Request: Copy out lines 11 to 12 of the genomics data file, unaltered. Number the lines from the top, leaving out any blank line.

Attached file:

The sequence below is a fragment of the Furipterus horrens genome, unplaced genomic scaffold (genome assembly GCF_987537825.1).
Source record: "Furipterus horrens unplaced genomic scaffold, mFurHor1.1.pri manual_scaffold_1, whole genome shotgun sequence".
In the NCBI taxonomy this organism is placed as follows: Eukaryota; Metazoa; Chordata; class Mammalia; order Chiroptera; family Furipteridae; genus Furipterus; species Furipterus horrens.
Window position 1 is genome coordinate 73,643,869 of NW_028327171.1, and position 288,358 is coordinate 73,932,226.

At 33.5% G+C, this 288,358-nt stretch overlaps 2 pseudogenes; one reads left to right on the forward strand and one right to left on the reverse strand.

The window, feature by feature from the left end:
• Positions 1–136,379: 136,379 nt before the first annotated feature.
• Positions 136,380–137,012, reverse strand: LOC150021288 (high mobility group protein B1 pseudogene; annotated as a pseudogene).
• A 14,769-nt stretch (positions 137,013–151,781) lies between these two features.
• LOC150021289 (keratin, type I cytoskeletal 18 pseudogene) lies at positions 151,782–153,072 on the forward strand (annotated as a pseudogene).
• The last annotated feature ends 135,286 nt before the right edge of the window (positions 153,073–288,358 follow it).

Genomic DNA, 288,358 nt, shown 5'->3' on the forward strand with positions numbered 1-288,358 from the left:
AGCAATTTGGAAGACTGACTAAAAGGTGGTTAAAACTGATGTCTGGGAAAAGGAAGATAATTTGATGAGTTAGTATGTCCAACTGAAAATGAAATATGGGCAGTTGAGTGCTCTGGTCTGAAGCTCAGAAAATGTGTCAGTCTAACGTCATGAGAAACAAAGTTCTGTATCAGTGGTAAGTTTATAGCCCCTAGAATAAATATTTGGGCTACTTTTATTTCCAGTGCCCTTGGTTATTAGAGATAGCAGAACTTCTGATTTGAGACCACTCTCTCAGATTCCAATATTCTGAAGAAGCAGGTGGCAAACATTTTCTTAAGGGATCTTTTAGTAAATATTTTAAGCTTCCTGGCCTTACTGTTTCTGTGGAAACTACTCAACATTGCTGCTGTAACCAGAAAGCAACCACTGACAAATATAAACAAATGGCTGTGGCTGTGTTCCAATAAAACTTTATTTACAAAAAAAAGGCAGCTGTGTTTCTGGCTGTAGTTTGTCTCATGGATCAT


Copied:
• The last annotated feature ends 135,286 nt before the right edge of the window (positions 153,073–288,358 follow it).

Genomic DNA, 288,358 nt, shown 5'->3' on the forward strand with positions numbered 1-288,358 from the left: